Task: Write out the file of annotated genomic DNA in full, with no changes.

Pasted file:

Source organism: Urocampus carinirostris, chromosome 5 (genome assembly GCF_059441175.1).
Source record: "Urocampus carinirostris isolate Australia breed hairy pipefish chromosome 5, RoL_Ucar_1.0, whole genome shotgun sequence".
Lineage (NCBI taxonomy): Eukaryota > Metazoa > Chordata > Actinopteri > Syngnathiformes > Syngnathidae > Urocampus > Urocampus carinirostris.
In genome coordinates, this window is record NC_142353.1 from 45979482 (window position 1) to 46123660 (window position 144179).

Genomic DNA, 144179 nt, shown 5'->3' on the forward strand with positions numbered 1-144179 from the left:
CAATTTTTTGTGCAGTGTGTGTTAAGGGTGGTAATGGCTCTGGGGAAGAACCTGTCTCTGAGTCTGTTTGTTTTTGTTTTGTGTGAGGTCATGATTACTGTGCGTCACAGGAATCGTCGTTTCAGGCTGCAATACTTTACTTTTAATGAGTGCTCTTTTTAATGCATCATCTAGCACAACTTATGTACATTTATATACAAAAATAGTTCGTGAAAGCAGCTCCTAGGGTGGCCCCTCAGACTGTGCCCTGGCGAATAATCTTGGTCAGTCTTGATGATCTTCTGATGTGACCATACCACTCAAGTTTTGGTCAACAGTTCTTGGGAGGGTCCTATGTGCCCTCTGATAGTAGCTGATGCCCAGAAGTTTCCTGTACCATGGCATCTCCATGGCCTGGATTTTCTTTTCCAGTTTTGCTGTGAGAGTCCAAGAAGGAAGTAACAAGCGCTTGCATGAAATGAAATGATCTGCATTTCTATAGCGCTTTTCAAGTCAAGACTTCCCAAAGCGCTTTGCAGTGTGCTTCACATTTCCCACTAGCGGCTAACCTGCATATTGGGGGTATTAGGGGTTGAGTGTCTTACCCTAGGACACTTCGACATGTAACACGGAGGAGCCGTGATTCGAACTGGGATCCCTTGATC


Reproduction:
Source organism: Urocampus carinirostris, chromosome 5 (genome assembly GCF_059441175.1).
Source record: "Urocampus carinirostris isolate Australia breed hairy pipefish chromosome 5, RoL_Ucar_1.0, whole genome shotgun sequence".
Lineage (NCBI taxonomy): Eukaryota > Metazoa > Chordata > Actinopteri > Syngnathiformes > Syngnathidae > Urocampus > Urocampus carinirostris.
In genome coordinates, this window is record NC_142353.1 from 45979482 (window position 1) to 46123660 (window position 144179).

Genomic DNA, 144179 nt, shown 5'->3' on the forward strand with positions numbered 1-144179 from the left:
CAATTTTTTGTGCAGTGTGTGTTAAGGGTGGTAATGGCTCTGGGGAAGAACCTGTCTCTGAGTCTGTTTGTTTTTGTTTTGTGTGAGGTCATGATTACTGTGCGTCACAGGAATCGTCGTTTCAGGCTGCAATACTTTACTTTTAATGAGTGCTCTTTTTAATGCATCATCTAGCACAACTTATGTACATTTATATACAAAAATAGTTCGTGAAAGCAGCTCCTAGGGTGGCCCCTCAGACTGTGCCCTGGCGAATAATCTTGGTCAGTCTTGATGATCTTCTGATGTGACCATACCACTCAAGTTTTGGTCAACAGTTCTTGGGAGGGTCCTATGTGCCCTCTGATAGTAGCTGATGCCCAGAAGTTTCCTGTACCATGGCATCTCCATGGCCTGGATTTTCTTTTCCAGTTTTGCTGTGAGAGTCCAAGAAGGAAGTAACAAGCGCTTGCATGAAATGAAATGATCTGCATTTCTATAGCGCTTTTCAAGTCAAGACTTCCCAAAGCGCTTTGCAGTGTGCTTCACATTTCCCACTAGCGGCTAACCTGCATATTGGGGGTATTAGGGGTTGAGTGTCTTACCCTAGGACACTTCGACATGTAACACGGAGGAGCCGTGATTCGAACTGGGATCCCTTGATC